Orson Welles' Directed Films Ranked Worst To Best

Surveying Welles' filmography as a whole, some trends emerge. It's easy to see that Welles was a fan of Shakespeare, particularly the Bard's characters who author their own undoing. Whenever Welles portrays relationships, his characters evince betrayal, hypocrisy, and deception. He returns to the turn of the 19th into the 20th century repeatedly, an unexpectedly early era for a man born in 1915.

He was also remarkably prolific. Even after winnowing his filmography down to the projects he directed, this article doesn't have room to consider all the short films and television productions Welles made, nor all the feature films he directed that never saw completion. In addition, while it might seem ironic given Welles' conflicted feelings about authorial attribution, I've separated out films directed by Welles that were decisively completed by other hands (to a larger degree than regular studio interference) by placing them lower on this list.

15. Don Quixote de Orson Welles

Stop me if you've heard this one before: Orson Welles had a brilliant idea, but it fell into other hands, then fell apart.

The novel conceit behind Welles' attempted adaptation of Miguel de Cervantes' novel "Don Quixote" was to bring the characters of Don Quixote and Sancho Panza into the modern day, since they were intended to be anachronisms even when Cervantes first published his novel in the early 1600s. Welles filmed test footage for "Don Quixote" as early as 1955, and second-unit photography as late as 1972, so he was in no hurry to complete this project, which he tinkered with until his death in 1985.

When Jesús Franco, who'd served as Welles' second-unit director on "Chimes at Midnight," released a "completed" version of the film in 1992, the disparity in the levels of quality of Welles' footage over the decades made its patchwork origins all too obvious. Only the scenes of Sancho Panza navigating a modern carnival and delighting neighborhood children with his dancing are at all watchable. Not recommended for anyone outside of die-hard historians.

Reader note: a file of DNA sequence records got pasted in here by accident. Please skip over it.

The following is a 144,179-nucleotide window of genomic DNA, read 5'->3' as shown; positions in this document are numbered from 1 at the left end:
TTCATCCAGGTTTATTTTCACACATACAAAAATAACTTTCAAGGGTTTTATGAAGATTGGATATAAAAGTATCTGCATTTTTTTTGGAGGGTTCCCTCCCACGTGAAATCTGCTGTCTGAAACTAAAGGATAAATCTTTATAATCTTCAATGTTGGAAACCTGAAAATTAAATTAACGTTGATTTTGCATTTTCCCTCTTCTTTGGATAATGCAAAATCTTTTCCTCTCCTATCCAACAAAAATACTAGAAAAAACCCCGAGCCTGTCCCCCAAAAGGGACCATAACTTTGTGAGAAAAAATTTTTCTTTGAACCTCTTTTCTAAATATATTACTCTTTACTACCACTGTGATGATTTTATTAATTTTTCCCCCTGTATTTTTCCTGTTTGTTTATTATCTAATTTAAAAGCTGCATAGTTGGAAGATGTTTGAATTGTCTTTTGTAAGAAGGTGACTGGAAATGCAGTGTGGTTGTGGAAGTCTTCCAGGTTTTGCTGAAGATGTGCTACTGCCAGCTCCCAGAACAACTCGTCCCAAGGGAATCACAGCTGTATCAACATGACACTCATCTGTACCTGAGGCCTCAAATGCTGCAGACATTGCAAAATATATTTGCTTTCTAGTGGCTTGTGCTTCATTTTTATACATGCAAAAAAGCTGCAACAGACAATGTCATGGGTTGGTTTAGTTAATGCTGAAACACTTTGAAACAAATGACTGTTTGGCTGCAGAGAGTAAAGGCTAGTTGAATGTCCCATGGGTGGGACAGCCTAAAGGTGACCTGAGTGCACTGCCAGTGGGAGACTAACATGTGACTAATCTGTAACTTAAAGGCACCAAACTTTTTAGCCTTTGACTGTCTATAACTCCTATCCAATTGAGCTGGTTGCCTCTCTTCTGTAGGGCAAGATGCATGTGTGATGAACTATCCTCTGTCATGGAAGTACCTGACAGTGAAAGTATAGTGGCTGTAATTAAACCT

14. Mr. Arkadin

Nearly half a dozen edits of "Mr. Arkadin" were released during Welles' lifetime, but the Criterion edit of 2006 arguably comes closest to capturing his intent. It was worth the effort, because "Mr. Arkadin" spins a world-spanning mystery about a self-made man's need to conceal the nefarious backstory behind his fortune, with every step closer to the truth plunging our point-of-view investigator that much deeper into trouble.

As much as revealing Gregory Arkadin's disreputable connections and misdeeds might inconvenience his mutually beneficial dealings with polite society, Arkadin is driven more fiercely by his fears of losing the love of his good-hearted daughter Raina. Welles crafts both a compellingly overpowering persona in the globe-bestriding titan of industry and a precisely paced plot that allows both the film's narrator and audiences to realize the existential level of peril our protagonist is in.

Credit to Welles' former protégé, "The Last Picture Show" director Peter Bogdanovich, for contributing to the cohesion of the Criterion edit.

13. The Other Side of the Wind

Bogdanovich also contributed to the completion of "The Other Side of the Wind," which would rank as one of Welles' best works if he'd been able to release the final cut himself.

Welles was on the edge of capturing 21st-century storytelling and media, constructing a highly improvised film-within-a-film narrative about a tyrannical director in decline and his final unfinished feature, using the premise of his poorly organized birthday party to assemble a fictional documentary out of "found footage" supposedly shot by other filmmakers in attendance. By casting John Huston as his half-mad, Zeus-like sky-father of an aging director, Welles sent up the self-styled machismo of old-school storytellers like Ernest Hemingway. By casting Bogdanovich as Huston's protégé, Orson exposed the codependent dynamic of his emotionally fraught relationship with Peter in real life.

The disjointed clips we see from the film-within-the-film, also named "The Other Side of the Wind," come across as an old dog director's attempts to emulate the tricks of the "New Wave" movement, with visually striking isolated scenes adding up to an incoherent (intentionally, on Welles' part) parody of contemporary arthouse cinema.

12. Journey into Fear